In this episode, millennial personal finance expert and author Erin Lowry shares her practical personal finance tips. Hear her story about surviving on $23,000 a year in New York City, avoiding debt and setting up for financial success. Erin shares clever tips and sage advice on how to get your financial life together.
Learn more about Erin at https://brokemillennial.com/.
In this episode we explore the field of law and learn how it can be a cool career. What training is needed? What are the types of work you can do? Collaborative and Family Lawyer Nancy Retsinas shares the good and the bad and her advice for aspiring lawyers.
This episode’s guest tells comical stories about her big mistakes in starting a business. From planning for retirement by age 10 to starting a cleaning company in college, Kristen Hadeed highlights the imperfections on her journey as a young entrepreneur. She shares why she encourages failure as a way to learn and how she learned to lead.
What skills are teens lacking in their personal finance? In this interview with Professor Brenda Eichelberger of Portland State University, we look at how young people can break down barriers to build financial literacy and reach their goals. We discuss how culture influences beliefs about money and what that could mean for you.
Musician and activist Simon Tam, founder of the world’s first and only all-Asian American rock band, shares his story in this episode. Hear why he started “The Slants” and how he built his career while working to change the world.
Teen entrepreneur and Junior Achievement alumni Kurien Thomas discusses the highs and lows of starting and running a business. He highlights his work on "Pick-Me-Up" through the JA Company Program, which helped him gain entrepreneurial skills and business savvy. Kurien shares his personal purpose and tips for others who want to start their own company.
What workplace skills do you think should be taught in school? What are the pros and cons of traits like assertiveness and humility in the workplace? In this episode, we focus on our central theme of work readiness and hear from a variety of people about what they wish they had learned in school.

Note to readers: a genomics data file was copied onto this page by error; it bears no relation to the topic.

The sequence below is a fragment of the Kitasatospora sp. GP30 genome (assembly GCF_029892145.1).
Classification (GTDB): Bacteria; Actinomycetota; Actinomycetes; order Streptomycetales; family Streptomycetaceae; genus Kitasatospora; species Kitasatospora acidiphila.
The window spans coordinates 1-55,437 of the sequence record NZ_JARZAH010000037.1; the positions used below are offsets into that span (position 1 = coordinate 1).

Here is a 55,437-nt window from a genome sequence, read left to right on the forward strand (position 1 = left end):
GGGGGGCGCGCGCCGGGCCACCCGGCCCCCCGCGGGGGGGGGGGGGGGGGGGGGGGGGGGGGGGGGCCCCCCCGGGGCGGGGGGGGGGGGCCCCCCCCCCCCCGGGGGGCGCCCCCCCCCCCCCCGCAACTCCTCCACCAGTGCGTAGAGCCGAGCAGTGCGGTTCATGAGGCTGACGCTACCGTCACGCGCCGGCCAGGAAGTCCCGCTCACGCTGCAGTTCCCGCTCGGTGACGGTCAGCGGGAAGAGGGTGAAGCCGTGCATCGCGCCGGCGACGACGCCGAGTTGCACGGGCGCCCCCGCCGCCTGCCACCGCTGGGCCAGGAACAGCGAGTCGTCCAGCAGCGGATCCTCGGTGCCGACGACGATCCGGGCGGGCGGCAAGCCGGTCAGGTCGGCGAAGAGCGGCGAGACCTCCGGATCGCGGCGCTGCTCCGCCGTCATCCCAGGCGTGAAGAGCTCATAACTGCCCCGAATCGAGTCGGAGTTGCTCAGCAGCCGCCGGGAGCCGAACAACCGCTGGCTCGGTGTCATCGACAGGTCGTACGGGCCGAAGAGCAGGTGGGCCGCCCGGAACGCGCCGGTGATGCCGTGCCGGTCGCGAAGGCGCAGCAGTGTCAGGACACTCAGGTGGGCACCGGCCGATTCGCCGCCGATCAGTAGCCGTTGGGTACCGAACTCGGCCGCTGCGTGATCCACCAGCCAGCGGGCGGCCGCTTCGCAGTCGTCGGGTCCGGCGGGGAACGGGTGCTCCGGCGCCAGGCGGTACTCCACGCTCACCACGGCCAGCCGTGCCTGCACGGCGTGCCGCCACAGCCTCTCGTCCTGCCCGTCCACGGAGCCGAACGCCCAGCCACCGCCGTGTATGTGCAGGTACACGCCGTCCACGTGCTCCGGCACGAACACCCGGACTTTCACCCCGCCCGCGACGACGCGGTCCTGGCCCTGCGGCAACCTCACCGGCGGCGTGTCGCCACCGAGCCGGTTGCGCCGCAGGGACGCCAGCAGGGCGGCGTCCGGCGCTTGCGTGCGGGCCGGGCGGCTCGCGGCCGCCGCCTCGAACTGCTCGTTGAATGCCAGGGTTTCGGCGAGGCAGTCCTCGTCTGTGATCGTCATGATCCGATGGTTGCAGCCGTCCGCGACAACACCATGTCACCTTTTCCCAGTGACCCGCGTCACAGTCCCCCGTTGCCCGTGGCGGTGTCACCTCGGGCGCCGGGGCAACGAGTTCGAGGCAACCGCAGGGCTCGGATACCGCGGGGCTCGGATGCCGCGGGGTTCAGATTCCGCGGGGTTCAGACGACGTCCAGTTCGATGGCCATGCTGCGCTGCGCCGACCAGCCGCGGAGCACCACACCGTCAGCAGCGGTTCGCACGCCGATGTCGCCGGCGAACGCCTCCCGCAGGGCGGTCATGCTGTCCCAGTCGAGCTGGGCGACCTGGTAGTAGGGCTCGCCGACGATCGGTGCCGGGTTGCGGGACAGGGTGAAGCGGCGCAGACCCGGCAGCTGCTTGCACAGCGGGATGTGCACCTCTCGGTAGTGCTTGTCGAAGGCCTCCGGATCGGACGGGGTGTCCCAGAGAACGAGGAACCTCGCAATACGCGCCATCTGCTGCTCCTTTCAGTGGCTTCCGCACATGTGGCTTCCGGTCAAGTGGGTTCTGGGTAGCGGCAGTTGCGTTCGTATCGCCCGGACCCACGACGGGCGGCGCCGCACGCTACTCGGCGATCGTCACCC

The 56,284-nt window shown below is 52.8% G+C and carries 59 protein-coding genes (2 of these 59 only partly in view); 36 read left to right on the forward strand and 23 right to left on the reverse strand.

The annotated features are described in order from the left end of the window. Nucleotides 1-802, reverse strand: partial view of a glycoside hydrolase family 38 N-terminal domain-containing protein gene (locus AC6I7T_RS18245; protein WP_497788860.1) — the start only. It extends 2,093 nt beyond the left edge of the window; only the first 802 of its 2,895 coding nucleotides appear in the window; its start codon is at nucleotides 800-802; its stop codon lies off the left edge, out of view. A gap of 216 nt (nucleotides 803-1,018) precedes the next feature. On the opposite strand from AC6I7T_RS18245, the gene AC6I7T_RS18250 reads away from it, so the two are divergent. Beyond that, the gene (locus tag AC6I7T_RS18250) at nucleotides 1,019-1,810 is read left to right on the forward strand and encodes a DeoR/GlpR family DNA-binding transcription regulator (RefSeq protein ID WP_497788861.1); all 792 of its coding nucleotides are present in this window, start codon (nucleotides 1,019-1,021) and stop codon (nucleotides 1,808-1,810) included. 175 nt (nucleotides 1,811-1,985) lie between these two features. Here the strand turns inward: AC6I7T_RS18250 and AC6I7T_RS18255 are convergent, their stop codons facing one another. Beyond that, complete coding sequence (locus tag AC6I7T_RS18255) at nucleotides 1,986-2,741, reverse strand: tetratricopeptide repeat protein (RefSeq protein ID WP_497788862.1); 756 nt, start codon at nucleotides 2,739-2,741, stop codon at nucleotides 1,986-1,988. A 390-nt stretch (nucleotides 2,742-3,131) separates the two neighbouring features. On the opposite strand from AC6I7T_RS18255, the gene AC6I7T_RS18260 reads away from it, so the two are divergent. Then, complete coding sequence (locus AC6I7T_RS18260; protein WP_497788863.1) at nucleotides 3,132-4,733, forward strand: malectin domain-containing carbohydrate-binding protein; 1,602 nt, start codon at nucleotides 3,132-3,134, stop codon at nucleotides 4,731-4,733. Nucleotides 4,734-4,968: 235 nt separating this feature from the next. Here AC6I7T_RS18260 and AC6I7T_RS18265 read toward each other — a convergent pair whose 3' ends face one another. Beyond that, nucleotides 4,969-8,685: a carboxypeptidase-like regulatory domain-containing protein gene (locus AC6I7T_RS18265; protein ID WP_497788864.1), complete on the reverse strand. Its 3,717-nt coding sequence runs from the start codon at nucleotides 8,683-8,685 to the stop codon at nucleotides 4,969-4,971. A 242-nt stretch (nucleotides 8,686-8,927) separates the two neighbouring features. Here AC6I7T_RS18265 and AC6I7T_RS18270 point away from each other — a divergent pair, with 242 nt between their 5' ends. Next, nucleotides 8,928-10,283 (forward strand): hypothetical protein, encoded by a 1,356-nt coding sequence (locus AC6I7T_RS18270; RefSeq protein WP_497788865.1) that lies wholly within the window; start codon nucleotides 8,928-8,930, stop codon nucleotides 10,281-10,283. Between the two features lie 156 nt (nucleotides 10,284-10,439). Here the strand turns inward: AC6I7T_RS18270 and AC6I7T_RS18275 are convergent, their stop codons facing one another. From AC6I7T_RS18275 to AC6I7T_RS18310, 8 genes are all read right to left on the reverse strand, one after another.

From “Once Upon a Time” storybooks to a chat at the water cooler, storytelling is an effective way to get your point across at any age and in many situations. Communication skills are essential for success in the world of work. In this episode, professional storyteller Alton Takiyama-Chung discusses the importance of storytelling and shares how you can get better at it.
Teen entrepreneur Jakayla Dixon helped visually impaired people in her community through her project with the Junior Achievement Company Program. Jakayla shares how she recognized and filled a need in her community and overcame obstacles to become an award-winning entrepreneur.
In this episode, gratitude takes center stage as we interview Cornell University psychology professor and pioneer in behavioral economics, Thomas Gilovich. Thomas discusses the headwinds/tailwinds asymmetry and his important research. He tells why gratitude is so important and what that means for young people.
While preparing for their futures, teenagers face many obstacles. One of the most common and often most difficult battles can be depression and low self-worth. In this episode, author Steven Grosso discusses his personal struggles. His advice on managing self-esteem has a valuable message of hope for all young people.
Putting mindfulness into practice can help young people prepare for the world of work. In this episode, Carla Tantillo-Philibert, founder of Mindful Practices and author, teaches us what it means to practice mindfulness and how it can help students learn and get ready for their futures.